1.The Plaintiffs instituted the present suit vide a plaint dated 18.04.2023 and simultaneously with the Plaint the Plaintiffs filed a Notice of Motion of even date. The Plaintiffs inter alia sought an order for eviction against the Respondent, and/or his servants, agents and assigns, payment of mesne profits and costs of the suit. The motion sought for an order of inhibition to issue against land parcel No. Plot 90 Kutus (suit property). The Plaintiff amended the Notice of Motion on 23rd May 2023 to include an order of temporary injunction, to issue against the Defendant and/or his servants and assigns.
2.The Respondent filed a Notice of Preliminary Objection dated 17th May 2023 and raised the following grounds:
3.The Court on 5.07.2023 gave directions that the Preliminary Objection should be disposed of first and that it should be canvassed by way of written submissions. The Plaintiffs filed their written submissions on 07.09.2023 whilst the Defendant filed his submissions on 26.09.2023.
4.Having considered the Defendant’s objection and the parties’ written submissions, the singular issue for determination in regard to the Defendant’s objection is whether this court has jurisdiction to hear and determine the present suit on the ground of res judicata.
5.The Court of Appeal in the Case of Mukisa Biscuit Manufacturing Co. Ltd -vs- West End Distributors Ltd (1969) EA 696 laid down the principle as to what constitutes a Preliminary Objection. A Preliminary objection to be valid must be on a point of law and must be founded on facts that are not in dispute. If evidence would require to be adduced to establish the facts, then a Preliminary Objection would not be sustainable. In the Mukisa Biscuit Case (supra) Law, JA stated as follow: -
6.In the present matter the Defendant has hinged his Preliminary Objection on the fact that the issues raised in the present suit have previously been adjudicated upon in Embu High Court Civil Case No. 83 of 1998 between Robin Githinji (deceased) and the Defendant; and that a final Judgment was rendered in the case. The question whether or not the Plaintiff’s suit is res judicata goes to the jurisdiction of the Court to entertain the suit. If the suit is res judicata on account of the fact that there exists a previous suit which has conclusively been heard and determined by a competent Court of law, then the Court lacks the jurisdiction to entertain the same. If the Court was to proceed to hear and adjudicate the suit when it lacked the jurisdiction, its decision would be null and void.
7.The Defendant contends that all matters in dispute concerning the ownership, occupancy and the use of the suit property were conclusively adjudicated upon and settled in the Judgment delivered in the High Court at Embu civil Case No. 83 of 1998 between Robin Githinji (deceased) and the Defendant herein. He submits that the Plaintiffs herein are the beneficiaries of Robin Githinji and that in Civil Case No. 83 of 1998, Robin Githinji had sought for a declaration that he owned the suit property and for an eviction order against the Defendant. He further submits that the High Court in Embu declared Robin Githinji as the owner of the suit property and failed to issue an order of eviction as the same had not been proved. The Defendant further submits that the instant suit raises no new cause of action and that it cannot fall within the two exceptions to the doctrine of res judicata. It is his position that the instant suit does not raise constitutional matters and as such the Plaintiffs have failed to show their likelihood to suffer substantial injustice. On the second exception, the Defendant posits that the claim of encroachment by the Plaintiffs cannot be categorized as special circumstances because it was raised in the Civil Case No. 83 of 1998.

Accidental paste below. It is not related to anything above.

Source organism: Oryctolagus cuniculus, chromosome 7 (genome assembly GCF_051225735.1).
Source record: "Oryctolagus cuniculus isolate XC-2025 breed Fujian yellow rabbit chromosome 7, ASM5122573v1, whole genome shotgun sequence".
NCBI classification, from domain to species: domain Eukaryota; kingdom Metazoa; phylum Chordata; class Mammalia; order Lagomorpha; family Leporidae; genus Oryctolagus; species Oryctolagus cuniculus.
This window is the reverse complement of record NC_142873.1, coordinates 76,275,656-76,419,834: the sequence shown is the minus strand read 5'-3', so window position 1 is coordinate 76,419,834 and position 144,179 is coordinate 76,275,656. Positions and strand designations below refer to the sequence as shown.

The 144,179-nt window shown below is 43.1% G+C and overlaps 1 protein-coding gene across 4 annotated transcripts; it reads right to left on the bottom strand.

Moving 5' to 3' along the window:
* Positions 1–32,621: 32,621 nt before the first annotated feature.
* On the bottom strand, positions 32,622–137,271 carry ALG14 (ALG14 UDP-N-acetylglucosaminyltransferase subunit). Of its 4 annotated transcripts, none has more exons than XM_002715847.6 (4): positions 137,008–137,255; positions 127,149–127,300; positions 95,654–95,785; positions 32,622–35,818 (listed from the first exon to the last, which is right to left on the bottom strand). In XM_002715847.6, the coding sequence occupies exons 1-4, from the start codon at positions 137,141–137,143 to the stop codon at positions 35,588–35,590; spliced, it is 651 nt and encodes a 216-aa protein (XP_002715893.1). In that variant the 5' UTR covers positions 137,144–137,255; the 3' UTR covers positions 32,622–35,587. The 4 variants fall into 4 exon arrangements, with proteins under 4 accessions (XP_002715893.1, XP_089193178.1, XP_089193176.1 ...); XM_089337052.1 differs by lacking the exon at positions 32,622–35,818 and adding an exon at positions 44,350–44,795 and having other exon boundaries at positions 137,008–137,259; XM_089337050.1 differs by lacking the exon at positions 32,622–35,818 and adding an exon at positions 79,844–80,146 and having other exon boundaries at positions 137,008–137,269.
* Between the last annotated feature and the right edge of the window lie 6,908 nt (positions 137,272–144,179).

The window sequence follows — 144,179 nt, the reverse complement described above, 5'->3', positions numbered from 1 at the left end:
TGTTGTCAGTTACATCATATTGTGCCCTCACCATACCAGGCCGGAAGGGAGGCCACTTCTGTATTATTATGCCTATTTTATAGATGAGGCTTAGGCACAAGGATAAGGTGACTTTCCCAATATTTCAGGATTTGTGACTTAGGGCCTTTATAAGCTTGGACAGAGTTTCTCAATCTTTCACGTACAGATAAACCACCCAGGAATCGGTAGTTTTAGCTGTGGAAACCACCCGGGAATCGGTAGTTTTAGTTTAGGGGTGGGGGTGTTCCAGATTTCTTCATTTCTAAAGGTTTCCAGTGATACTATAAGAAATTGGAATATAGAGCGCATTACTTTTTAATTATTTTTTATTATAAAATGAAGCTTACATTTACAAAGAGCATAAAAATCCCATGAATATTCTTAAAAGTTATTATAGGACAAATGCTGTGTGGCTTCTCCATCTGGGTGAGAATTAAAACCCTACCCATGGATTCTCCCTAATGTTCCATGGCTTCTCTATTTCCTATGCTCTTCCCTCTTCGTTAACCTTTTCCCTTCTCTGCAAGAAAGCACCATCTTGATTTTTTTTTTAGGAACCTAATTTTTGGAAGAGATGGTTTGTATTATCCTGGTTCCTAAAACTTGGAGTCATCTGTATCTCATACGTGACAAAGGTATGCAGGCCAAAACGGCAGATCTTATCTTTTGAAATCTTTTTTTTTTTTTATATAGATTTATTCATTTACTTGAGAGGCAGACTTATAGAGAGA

8.The Defendant further submitted that the Judgment relating to the previous suit was delivered on 7.06.2012 and amended on 3.05.2013 in the High Court at Embu. He contends that Robin Githinji further sought to have the amended Judgment clarified by the High Court and a Ruling was delivered on 02.11.2015 by F. Muchemi, J who affirmed the Judgment as delivered on 7/06/2012 and amended on 3/05/13. The Defendant further stated the Plaintiff went on to file an application in Nyeri Court of Appeal under Civil Application No. NYR 55 of 2015 dated 27.11.2015 seeking extension of time to file an appeal out of time, which application was dismissed vide a Ruling dated 03.02.2016. As a consequence, the Defendant contended that this Court has no jurisdiction as it was rendered functus officio when it heard and determined the suit at Embu.
9.The Plaintiffs in their submissions admit that indeed Robin Githinji filed Embu High Court Civil Case No. 83 of 1998 where he sought to be declared as the owner of the suit property and for an eviction order to issue against the Defendant. The Plaintiff further admit that the issue of encroachment by the Defendant in the suit property was dealt with by the High Court in Embu and admit that the High Court in Embu pronounced that Robin Githinji (deceased) was the owner of the suit land. It is their position however, that sometime in July 2022, the Defendant encroached/trespassed in their suit property and started constructing permanent structures on the suit property without any authority or colour of right.
10.The Plaintiffs further submit that the instant suit is not Res Judicata as it falls within the two exceptions to the doctrine of Res Judicata. They posit that the Plaintiffs are likely to suffer substantial injustice because there exists new circumstances that did not exist at the time of the previous suit and which were not proven by the Plaintiff. They refer to the letter dated 4th August 2022 and a Part Development Plan (PDP) obtained from the Ministry of Land, Housing and Urban Development of the County Government of Kirinyaga which reiterated that the suit property measured 100 feet by 100 feet and which belonged to Robin Githinji Mbui. In regard to the exception of special circumstances warranting the Court to make an exception, the Plaintiffs submit that the series of photographs annexed to the Supporting Affidavit demonstrates trespass and/or encroachment and that illustrates a change in the complexion of the case.